Types of Foster Care
There are many different types of fostering to meet the different needs of a child in care. Please read through the types of foster care below and think about which type of fostering suits you.
We will help you to decide what is best for you. We also consider other members of your family and how fostering will impact on them.
Short term care
A short term fostering placement can range from an emergency overnight stay, weekends, school holidays or a number of months. In most cases the children return to their birth family. They can in some instances, move to a longer term foster placement or they are adopted.
This is a good foster care choice if you have a job that allows you to have time off at weekends and in school holidays.
Long term care
Long term foster care is providing a stable and warm home for a child, supporting them potentially to adulthood and independence. The child will become a member of your family and may continue to have a relationship with their birth family through contact.
Parent and Child Placements
Parent and child placements offer care to both a parent and their young child. This role is one of support and advice. The aim is for the parent to learn the skills to care for their child independently. These placements vary from a few weeks to a few months and the children are mostly babies or young children.
This scheme of foster care maybe suitable for someone who is home based and can give practical and emotional support to young families to help them stay together.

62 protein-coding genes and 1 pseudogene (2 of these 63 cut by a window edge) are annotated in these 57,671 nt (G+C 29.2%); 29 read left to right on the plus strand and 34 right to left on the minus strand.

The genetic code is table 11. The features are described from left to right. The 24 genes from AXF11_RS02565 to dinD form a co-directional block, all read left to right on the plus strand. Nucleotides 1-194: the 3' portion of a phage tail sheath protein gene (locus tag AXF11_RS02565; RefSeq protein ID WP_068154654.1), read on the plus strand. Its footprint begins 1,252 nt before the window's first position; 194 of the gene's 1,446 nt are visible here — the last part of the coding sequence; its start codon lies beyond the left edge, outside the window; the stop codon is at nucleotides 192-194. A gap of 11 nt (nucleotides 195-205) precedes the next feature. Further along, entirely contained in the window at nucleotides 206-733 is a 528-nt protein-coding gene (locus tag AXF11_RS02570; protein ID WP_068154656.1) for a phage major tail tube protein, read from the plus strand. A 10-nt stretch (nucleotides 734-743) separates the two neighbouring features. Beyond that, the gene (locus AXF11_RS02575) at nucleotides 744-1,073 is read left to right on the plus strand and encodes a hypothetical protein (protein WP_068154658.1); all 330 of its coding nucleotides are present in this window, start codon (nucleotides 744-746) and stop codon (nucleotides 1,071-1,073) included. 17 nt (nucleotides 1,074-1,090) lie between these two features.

Supported lodgings 16+
A supported lodgings carer provides help and support to young people aged 16+ who are leaving the care of the local authority and need to continue to develop the skills they require to live independently.
The aim is to give young people somewhere safe and secure to live and help them with the skills they need to transition to independent living.
This involves showing them how to manage their money, teaching them how to apply for work or college, how to cook and other important general life skills.
This option is great for foster carers who enjoy being with young adults, have an understanding of the needs of young people and the skills to communicate with them and have life skills to offer.
Foster to Adopt
Fostering to adopt happens when people come forward as adopters, we then look at fostering to adopt, The children placed are usually babies or very young children who are unable to retain a relationship with their birth parent(s).
Respite Carers provide regular and on-going care for children when their regular foster carers require a break from foster caring to manage their own families/lives. Being a respite carer is a rewarding way for you to support a child in care.
Specialist Respite Care
Looking after a child with a disability requires a tremendous amount of energy. Sometime parents need to time to care for another child, or some time for themselves. For the child with a disability, this can offer the opportunity for some respite themselves so they can do other activities outside of the home or simply have the benefit of time from an experienced carer. A specialist respite carer will be offering a few hours to an overnight stay on a frequent basis.
This service aims to broaden the social lives and experience of the children and young people and their families.
Fostering an unaccompanied asylum-seeking child (UASC)
UASC is where a non-British child has arrived alone into the UK and claimed asylum. The Local Authority will have a duty of care for these children. We are always interested in seeking carers for these children due to the vulnerability and ethnic challenges. Unless the child can be returned safely to their country of origin they will be allowed to stay in the UK until they are at least 18.
If you want to find out more come along to one of our local events or complete our online initial enquiry form.
Access our Fostering Service booklet (PDF, 12 pages, 2MB)